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I have looked into the forum, but with no luck.

Requirement :

Run GIT LOG (format) command and write the results into an Excel File .

I have seen examples wherein with GIT Log command, data can be written into a CSV, but formatting is double the effort.

Any utility or approach would be helpful.

Thanks Milind

4
  • Stack Overflow is not a forum. As it stands your question is either too broad or off topic for asking for an external library/tool. – Sami Kuhmonen Aug 31 '16 at 15:15
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    You could do something like git log --oneline | tr "\r" " > ~/gitlog.csv – ʰᵈˑ Aug 31 '16 at 15:32
  • This doesn't seem broad or off-topic to me. It is asking how to do something quite specific, and as the top-scored answer shows, it can be done with git-log. – user2428107 Apr 12 at 6:25
42

Git gives your the control on how to format the log output using pretty option. Check this out:

git log --pretty=format:%h,%an,%ae,%s

This prints the log in the format of (hash [abbreviated], author name, author email, subject).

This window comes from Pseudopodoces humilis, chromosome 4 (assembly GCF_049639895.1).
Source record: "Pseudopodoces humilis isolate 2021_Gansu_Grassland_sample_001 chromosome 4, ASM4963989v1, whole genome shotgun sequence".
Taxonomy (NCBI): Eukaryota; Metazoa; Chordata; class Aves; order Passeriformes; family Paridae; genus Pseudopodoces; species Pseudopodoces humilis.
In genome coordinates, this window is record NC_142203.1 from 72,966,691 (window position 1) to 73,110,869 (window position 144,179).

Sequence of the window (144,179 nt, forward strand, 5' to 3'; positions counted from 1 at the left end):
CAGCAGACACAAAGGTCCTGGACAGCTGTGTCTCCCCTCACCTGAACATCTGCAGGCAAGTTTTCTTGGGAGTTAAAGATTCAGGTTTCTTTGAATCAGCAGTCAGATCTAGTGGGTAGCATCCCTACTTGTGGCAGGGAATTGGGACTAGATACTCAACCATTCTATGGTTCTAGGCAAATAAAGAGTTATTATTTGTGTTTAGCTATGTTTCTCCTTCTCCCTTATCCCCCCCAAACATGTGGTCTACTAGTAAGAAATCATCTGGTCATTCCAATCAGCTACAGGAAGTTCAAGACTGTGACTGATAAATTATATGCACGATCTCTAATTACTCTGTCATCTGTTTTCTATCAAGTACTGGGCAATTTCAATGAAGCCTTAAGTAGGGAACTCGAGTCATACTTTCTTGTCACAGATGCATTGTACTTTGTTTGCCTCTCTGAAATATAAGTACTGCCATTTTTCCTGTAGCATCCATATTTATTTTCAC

To see the full list of format options:

git help log

And scroll down until you see the list of format options.

To redirect the output, use > redirection operator as follows:

git log --pretty=format:%h,%an,%ae,%s > /path/to/file.csv
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  • Great tip, I now use git log --no-merges --since='mm-dd-yyyy' --pretty=format:%h,%an,%ae,%s > c:\dev\history.csv weekly – CF5 Nov 27 '19 at 12:01
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    This answer doesn't escape the output. Here's how you can use a null character (%x00) to separate the columns and escape the contents: git log --format='%h%x00%an%x00%ae%x00%s' | perl -pe 'chomp; $_ = join(",", map { s/"/""/g; "\"$_\"" } split /\0/) . "\n"' – Zalastax Feb 6 '20 at 18:19
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    You can also use %ad combined with --date=short to add date column. – Yaroslav Stavnichiy Oct 9 '20 at 17:12
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my 2 cents in case anyone is looking:

echo "commit id,author,date,comment,changed files,lines added,lines deleted" > res.csv 
git log --since='last year'  --date=local --all --pretty="%x40%h%x2C%an%x2C%ad%x2C%x22%s%x22%x2C" --shortstat | tr "\n" " " | tr "@" "\n" >> res.csv
sed -i 's/ files changed//g' res.csv
sed -i 's/ file changed//g' res.csv
sed -i 's/ insertions(+)//g' res.csv
sed -i 's/ insertion(+)//g' res.csv
sed -i 's/ deletions(-)//g' res.csv
sed -i 's/ deletion(-)//g' res.csv

and either save it into git-logs-into-csv.sh file or just copy/paste into console.

I think it's relatively self-explaining but just in case:

  • --all takes logs from all branches
  • --since limits the number of commits we want to look at
  • --shortstat - to get some idea what was done in the commit

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